See, if it had read that way, the reader would have immediately understood that the service that provides its users with free email & collaboration tools at a fraction of the cost of other providers was only minimally responsible for the outage that was so carefully detailed in the remainder of the blog post.

If the title had been different, readers would have understood that, unlike a scenario where their Site or Email hosted through Google had been wiped out, THIS scenario could have easily been avoided by a little competence in domain name registration and renewal.

Again -- seriously? You're blaming Google Apps for what again? Oh, that's right. For you, forgetting to renew your domain name.
Aaron B Send private email
Thursday, January 29, 2009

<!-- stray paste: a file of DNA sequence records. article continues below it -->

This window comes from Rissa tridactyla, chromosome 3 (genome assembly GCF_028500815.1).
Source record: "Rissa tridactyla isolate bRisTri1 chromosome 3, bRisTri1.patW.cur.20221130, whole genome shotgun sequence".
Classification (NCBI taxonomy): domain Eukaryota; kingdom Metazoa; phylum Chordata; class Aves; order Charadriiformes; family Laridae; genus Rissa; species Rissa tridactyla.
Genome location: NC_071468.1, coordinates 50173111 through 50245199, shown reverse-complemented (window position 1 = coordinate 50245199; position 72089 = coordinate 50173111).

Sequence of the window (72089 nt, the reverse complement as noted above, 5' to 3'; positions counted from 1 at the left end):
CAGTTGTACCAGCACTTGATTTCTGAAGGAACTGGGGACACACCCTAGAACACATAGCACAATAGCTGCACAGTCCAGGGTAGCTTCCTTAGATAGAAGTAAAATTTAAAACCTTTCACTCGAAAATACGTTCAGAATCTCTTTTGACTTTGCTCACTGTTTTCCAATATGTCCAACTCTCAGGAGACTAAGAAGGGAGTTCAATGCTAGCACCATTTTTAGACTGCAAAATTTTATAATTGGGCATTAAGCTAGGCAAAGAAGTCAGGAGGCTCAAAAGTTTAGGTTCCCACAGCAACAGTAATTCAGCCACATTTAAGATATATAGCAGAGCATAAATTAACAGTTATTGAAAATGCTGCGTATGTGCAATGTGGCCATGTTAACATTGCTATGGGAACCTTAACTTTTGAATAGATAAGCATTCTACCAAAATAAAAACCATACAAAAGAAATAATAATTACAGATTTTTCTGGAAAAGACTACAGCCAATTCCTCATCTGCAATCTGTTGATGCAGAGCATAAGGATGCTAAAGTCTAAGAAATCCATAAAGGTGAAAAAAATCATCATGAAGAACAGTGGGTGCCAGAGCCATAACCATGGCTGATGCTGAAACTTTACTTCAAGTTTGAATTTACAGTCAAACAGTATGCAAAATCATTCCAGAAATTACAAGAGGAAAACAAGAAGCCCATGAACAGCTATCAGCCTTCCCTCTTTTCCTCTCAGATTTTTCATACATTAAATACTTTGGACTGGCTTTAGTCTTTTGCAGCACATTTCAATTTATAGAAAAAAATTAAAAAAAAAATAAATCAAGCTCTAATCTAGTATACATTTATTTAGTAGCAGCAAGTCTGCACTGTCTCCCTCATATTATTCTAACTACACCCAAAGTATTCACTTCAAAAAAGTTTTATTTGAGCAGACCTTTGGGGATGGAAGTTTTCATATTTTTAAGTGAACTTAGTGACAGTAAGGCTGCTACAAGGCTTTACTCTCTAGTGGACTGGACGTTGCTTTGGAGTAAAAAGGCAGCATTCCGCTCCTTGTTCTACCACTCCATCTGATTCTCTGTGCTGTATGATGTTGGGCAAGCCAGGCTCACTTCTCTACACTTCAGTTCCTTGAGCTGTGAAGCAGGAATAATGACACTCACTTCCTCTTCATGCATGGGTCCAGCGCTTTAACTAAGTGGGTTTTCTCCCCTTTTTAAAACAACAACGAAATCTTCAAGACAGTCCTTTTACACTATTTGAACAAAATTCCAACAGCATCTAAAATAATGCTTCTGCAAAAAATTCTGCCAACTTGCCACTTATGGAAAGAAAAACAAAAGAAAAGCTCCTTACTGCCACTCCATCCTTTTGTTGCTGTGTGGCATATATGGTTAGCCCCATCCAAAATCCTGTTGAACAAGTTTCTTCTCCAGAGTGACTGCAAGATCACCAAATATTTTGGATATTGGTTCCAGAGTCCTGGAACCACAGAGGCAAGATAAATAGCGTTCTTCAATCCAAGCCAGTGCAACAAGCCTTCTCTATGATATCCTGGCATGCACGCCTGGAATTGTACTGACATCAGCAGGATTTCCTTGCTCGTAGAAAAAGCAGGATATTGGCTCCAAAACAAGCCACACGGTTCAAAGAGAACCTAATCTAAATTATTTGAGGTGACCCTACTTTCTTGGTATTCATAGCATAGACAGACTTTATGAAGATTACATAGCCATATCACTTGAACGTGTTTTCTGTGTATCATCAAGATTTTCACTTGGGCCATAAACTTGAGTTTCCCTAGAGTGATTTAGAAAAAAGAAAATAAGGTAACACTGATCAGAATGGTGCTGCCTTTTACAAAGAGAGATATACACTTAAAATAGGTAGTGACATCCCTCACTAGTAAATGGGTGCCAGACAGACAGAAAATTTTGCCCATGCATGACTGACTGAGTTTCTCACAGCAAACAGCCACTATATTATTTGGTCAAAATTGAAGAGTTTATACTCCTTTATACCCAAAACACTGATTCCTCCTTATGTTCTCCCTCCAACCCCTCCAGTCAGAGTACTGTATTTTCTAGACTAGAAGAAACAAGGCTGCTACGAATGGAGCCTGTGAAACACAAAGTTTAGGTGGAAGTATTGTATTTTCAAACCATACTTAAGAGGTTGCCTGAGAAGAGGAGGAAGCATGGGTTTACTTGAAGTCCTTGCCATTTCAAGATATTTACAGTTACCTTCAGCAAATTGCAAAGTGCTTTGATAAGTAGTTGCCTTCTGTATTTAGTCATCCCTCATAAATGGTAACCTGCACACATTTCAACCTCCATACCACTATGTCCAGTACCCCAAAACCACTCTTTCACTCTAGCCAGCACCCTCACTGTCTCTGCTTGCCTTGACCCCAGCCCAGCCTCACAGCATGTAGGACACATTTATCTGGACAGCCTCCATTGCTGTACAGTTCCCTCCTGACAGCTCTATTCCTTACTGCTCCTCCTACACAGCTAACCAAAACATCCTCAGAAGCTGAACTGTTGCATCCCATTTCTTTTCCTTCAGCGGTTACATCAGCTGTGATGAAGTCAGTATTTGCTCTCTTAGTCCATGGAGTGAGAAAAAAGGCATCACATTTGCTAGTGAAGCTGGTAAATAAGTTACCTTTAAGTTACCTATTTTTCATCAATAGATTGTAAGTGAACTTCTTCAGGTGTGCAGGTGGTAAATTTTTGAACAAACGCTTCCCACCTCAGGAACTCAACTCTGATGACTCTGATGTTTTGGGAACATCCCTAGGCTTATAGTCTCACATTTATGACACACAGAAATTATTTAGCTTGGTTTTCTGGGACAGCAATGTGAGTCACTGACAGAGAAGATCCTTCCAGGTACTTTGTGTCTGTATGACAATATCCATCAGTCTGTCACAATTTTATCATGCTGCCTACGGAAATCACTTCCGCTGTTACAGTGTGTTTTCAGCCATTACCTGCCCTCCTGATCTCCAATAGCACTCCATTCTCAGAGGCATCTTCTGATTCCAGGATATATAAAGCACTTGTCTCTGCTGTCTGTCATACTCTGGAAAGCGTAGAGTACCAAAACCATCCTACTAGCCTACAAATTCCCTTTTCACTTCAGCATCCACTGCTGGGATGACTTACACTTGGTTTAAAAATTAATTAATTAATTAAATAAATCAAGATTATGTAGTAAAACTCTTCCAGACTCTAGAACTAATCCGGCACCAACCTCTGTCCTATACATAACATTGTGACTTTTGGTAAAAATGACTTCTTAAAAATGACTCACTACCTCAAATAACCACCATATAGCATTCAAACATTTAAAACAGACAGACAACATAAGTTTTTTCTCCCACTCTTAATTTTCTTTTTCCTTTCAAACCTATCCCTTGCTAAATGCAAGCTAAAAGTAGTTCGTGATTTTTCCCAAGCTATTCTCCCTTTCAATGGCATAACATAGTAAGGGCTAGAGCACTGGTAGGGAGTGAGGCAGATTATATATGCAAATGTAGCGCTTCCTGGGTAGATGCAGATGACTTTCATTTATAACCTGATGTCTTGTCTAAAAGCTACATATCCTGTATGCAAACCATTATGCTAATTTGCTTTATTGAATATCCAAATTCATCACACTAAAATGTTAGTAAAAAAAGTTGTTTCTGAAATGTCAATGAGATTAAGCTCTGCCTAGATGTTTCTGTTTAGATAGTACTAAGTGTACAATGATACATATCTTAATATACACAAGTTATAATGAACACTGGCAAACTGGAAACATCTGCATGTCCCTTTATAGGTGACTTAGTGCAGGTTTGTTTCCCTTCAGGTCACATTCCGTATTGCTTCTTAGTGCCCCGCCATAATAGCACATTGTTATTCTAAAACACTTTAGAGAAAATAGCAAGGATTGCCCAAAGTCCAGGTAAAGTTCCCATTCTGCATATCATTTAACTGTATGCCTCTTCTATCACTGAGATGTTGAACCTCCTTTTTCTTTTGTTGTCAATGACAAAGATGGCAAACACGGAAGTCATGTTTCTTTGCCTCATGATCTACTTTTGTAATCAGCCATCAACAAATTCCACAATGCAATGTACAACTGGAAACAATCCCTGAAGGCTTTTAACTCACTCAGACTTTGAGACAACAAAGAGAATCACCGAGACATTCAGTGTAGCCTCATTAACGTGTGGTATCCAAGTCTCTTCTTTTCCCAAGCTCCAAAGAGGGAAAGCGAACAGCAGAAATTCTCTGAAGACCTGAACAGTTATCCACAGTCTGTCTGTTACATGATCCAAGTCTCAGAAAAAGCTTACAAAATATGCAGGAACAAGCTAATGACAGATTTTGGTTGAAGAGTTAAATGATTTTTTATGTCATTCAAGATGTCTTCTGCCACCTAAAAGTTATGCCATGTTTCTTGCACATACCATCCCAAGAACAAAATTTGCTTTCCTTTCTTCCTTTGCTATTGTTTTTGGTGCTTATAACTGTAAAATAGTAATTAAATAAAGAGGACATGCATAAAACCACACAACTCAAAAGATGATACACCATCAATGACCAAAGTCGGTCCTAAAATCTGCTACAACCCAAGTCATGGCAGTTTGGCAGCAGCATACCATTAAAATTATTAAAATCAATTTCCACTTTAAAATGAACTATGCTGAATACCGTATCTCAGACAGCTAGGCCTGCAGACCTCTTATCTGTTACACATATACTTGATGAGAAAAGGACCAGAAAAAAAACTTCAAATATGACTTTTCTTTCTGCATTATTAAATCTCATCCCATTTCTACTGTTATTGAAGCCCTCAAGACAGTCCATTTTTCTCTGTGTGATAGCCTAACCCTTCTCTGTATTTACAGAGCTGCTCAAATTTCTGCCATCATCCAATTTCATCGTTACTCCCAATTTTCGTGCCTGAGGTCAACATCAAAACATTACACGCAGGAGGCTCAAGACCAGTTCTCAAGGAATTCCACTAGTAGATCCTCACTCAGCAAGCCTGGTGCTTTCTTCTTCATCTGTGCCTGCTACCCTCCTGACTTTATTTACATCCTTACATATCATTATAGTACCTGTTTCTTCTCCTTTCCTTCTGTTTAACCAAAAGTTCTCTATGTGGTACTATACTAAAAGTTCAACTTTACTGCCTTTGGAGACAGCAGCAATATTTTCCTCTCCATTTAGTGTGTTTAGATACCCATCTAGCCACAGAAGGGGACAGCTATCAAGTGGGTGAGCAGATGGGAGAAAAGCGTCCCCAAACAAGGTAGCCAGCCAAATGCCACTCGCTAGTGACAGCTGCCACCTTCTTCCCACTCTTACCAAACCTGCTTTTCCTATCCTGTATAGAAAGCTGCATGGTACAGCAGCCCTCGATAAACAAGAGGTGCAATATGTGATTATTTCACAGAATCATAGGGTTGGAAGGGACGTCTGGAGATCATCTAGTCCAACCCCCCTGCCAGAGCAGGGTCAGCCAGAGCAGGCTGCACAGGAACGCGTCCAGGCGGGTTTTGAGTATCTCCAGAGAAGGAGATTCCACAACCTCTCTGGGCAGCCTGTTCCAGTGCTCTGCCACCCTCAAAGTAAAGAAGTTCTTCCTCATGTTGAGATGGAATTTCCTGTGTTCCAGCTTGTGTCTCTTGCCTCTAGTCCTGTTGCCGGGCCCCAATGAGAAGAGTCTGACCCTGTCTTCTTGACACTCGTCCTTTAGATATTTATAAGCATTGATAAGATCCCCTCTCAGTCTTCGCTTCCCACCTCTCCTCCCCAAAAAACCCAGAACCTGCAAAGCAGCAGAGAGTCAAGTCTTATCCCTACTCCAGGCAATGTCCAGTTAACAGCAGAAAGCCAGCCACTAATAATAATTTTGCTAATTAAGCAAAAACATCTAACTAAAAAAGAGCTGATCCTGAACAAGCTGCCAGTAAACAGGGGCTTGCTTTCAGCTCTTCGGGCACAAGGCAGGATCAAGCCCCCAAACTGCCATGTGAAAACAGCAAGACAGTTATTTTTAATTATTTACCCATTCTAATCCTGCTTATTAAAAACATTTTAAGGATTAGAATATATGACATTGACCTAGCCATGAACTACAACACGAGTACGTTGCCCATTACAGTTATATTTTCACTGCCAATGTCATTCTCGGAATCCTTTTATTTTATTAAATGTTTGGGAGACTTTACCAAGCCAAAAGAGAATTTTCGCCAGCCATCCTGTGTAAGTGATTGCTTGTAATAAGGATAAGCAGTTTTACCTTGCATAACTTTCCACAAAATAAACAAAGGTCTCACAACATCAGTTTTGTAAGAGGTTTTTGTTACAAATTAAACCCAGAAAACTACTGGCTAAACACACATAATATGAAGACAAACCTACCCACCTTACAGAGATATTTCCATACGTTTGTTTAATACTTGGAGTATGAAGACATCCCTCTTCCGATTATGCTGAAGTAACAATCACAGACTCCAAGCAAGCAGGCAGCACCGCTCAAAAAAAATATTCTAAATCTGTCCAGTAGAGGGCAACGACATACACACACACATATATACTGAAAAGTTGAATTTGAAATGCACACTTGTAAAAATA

Isn't this like saying never use a computer for anything important because the hard disk failed? Even if you got a run around afterward as to whether the manufacturer of the hard disk or the computer maker has to respond to you, it's just a fact of life.  I don't think this has to do with Google Apps at all. Maybe it should be: Don't register your domains with Google, they suck at renewal and at customer service. The inclusion of Google Apps in the title is misleading. I used Network Solutions as a register, because from the time they were the only one (yes, I am that old), they have provided good service, they are the most expensive (by far!) and your millage may vary, but I am sticking with them because domains are important. I normally use DynDNS for DNS service, even though Network Solutions does, pretty much, the same for the price of registration. I do it, again, because it is reliable. Google Apps have been reliable for me, much more than hosting email solutions or roll your own. I manage several companies emails with little or no problem.